BirdLife Species factsheet for Pesquet’s Parrot: http://datazone.birdlife.org/species/factsheet/pesquets-parrot-psittrichas-fulgidus
Pesquet’s Parrot, Psittrichas fulgidus, is an apparently rare and declining species found patchily across New Guinea. It is restricted to lower montane and hill forest (Mack and Wright 1998, B. Beehler in litt. 1999) and so may have been influenced by habitat destruction. A more severe threat to this species was believed to be hunting, particularly for feathers for their use in traditional ceremonies, as well as for food and the cage-bird trade (Coates 1985, Beehler et al. 1986, Nash 1992, Mack and Wright 1998, K. D. Bishop in litt. 1994). This information led to this species being listed as Vulnerable under criteria A2bcd+3bcd+4bcd (see BirdLife International 2017).
There is, however, a suggestion that the species may now warrant downlisting. First of all, in the justification for the species’s listing as Vulnerable the 3 generation period is stated as 60 years, when in fact it now may be considered as 27 years (see BirdLife International 2017). Therefore, the time period over which declines are assessed is now much shorter. The threat of deforestation is also unlikely to be causing rapid declines. It had already been noted that loggers will leave fig trees (the species’s preferred food [see Mack and Wright 1998]) (B. Beehler in litt. 2007), but also the rate of habitat loss and degradation have been relatively low (1.2% and 2.4% respectively, between 2002 and 2014 [Bryan and Shearman 2015]) and the species is encountered at a similar rate in logged forest as un-logged (I. Woxwold pers. comm. per G. Dutson in litt. 2016).
Hunting may also be having less of an impact on this species. The levels of hunting in Papua New Guinea have decreased recently since the introduction of a law to prevent the killing of birds with non-traditional means (i.e. shotguns) (B. Beehler in litt. 2012) and as such that the current rates of decline due to hunting are thought to be relatively minor (G. Dutson in litt. 2016). In fact the declines as a result of hunting appear to have been mostly historical and only based around population centres, such as Tabubil, where the species declined rapidly after the development of a large mine and town (Greggory 1995, K. D. Bishop in litt. 1994).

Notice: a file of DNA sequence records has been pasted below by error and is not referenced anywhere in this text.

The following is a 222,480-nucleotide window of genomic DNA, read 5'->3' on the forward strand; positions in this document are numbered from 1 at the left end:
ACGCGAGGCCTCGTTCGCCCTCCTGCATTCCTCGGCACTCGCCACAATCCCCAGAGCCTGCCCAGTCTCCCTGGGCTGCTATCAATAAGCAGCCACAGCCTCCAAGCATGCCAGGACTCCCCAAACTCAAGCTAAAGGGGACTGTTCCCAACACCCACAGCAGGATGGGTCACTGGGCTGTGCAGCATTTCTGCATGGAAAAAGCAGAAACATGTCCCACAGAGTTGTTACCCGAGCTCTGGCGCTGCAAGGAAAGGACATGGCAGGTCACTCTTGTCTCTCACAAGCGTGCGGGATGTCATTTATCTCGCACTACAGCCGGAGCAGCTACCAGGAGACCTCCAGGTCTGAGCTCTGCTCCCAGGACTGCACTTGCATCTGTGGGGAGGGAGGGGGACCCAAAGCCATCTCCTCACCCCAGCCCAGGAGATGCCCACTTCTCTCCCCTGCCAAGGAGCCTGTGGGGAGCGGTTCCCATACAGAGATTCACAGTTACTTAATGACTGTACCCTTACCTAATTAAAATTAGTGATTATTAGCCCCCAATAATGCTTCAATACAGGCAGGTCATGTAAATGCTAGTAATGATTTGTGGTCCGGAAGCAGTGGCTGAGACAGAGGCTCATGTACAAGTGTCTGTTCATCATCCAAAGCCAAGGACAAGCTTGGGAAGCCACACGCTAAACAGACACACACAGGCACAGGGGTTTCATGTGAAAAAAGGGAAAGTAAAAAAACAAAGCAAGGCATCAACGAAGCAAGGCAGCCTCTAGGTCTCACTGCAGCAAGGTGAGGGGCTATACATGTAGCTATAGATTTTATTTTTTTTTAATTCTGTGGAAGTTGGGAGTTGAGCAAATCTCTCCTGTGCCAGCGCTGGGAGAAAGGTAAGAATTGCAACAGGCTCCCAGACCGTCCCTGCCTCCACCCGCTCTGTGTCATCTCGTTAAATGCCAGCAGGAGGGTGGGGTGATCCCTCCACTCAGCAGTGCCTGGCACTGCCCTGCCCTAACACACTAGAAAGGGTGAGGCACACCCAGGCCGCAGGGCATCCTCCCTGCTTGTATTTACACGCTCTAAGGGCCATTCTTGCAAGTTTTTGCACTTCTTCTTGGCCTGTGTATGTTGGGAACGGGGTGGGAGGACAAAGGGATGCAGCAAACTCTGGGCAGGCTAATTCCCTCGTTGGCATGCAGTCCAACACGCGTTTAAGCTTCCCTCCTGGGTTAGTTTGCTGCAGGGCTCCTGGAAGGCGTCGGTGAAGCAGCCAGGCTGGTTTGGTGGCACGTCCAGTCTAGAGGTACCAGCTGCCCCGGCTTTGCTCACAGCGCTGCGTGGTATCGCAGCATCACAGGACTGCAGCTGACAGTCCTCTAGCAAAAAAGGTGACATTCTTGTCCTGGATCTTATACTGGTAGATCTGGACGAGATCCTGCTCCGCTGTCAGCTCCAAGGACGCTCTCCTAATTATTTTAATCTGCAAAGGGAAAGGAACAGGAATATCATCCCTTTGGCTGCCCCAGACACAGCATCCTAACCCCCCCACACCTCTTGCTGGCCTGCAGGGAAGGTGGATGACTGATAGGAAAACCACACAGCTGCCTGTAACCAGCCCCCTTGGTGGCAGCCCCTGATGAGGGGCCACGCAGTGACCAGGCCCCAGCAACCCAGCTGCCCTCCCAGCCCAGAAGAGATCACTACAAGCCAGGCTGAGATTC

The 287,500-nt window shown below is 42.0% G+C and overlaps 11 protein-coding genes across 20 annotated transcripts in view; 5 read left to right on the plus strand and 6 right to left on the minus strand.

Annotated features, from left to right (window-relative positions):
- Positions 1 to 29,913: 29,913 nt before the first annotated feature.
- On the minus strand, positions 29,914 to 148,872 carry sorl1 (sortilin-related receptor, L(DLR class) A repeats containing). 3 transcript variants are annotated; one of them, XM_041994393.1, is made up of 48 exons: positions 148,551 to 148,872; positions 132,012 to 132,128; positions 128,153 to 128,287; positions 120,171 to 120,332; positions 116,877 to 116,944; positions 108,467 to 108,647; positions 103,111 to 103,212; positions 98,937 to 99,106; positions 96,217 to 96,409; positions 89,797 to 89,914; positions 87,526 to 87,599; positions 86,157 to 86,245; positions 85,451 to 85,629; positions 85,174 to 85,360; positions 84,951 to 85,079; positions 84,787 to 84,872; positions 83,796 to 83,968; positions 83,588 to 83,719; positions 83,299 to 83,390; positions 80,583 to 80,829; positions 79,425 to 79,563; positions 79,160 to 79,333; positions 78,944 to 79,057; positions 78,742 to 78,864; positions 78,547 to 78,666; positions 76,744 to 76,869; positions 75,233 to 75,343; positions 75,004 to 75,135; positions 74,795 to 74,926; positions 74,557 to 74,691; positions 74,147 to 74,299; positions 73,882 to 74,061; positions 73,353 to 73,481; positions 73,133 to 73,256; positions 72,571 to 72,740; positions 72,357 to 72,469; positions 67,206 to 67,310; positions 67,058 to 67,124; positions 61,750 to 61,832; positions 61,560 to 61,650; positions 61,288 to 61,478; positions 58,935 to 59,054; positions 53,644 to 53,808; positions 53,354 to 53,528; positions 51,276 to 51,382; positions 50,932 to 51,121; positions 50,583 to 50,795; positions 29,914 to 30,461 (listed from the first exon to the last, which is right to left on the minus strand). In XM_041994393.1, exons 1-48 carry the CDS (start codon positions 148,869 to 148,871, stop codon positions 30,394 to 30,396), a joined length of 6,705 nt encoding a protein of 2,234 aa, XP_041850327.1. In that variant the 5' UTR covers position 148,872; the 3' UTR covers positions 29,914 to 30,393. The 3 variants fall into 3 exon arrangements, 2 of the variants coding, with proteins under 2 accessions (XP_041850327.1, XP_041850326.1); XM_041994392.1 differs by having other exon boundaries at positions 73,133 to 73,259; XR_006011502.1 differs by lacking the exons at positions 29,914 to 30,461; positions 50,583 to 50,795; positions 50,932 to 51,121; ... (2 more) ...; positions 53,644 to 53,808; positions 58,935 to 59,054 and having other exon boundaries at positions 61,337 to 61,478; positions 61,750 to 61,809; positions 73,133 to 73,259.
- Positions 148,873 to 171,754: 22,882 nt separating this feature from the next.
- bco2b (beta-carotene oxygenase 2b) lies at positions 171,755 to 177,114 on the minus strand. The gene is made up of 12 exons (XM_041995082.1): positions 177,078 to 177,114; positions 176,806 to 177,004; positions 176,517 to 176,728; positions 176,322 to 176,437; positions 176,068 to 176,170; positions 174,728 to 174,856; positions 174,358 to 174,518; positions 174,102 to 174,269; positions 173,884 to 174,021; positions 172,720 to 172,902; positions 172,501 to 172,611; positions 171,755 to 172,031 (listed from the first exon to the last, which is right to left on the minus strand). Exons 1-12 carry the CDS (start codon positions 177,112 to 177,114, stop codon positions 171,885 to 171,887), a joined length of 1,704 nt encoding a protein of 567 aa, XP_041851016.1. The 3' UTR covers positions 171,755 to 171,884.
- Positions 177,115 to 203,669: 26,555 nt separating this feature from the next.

Overall, based on the likely impact of hunting and forest loss it has been suggested that the species’s rate of decline is now likely to be far lower than the threshold for listing as Vulnerable under criterion A, and has been estimated at 10-20% over 3 generations (G. Dutson in litt. 2016). Such a rate of decline would not be sufficient for listing as even Near Threatened under criterion A, and given this potential rate of decline the species would warrant listing as Least Concern. However, it should be noted that Beehler and Pratt (2016) state that this species is one of the most vulnerable species in New Guinea, and so there may be missing information to suggest that this species may be in a worse state than we have inferred. Therefore, we request any further information regarding the potential rate of decline, and any information about the potential population size of this species to ascertain whether it would be appropriate to proceed with any potential downlisting, especially given the concerns of Beehler and Pratt (2016).
Beehler, B. M.; Pratt, T. K. 2016. Birds of New Guinea. Distribution, Taxonomy, and Systematics. Princeton University Press, Princeton and Oxford.
Beehler, B. M.; Pratt, T. K.; Zimmerman, D. A. 1986. Birds of New Guinea. Princeton University Press, Princeton.
BirdLife International. 2017. Species factsheet: Psittrichas fulgidus. Downloaded from http://www.birdlife.org on 21/04/2017.
Coates, B. J. 1985. The birds of Papua New Guinea, 1: non-passerines. Dove, Alderley, Australia.
Gregory, P. 1995. Further studies of the birds of the Ok Tedi area, Western Province, Papua New Guinea. Muruk 7(1): 1-38.
Mack, A. L.; Wright, D. D. 1998. The Vulturine Parrot, Psittrichus fulgidas, a threatened New Guinea endemic: notes on its biology and conservation. Bird Conservation International 8: 185-194.
Nash, S. V. 1992. Parrot trade records for Irian Jaya, Indonesia, 1985-1990. TRAFFIC Bulletin 13: 42-45.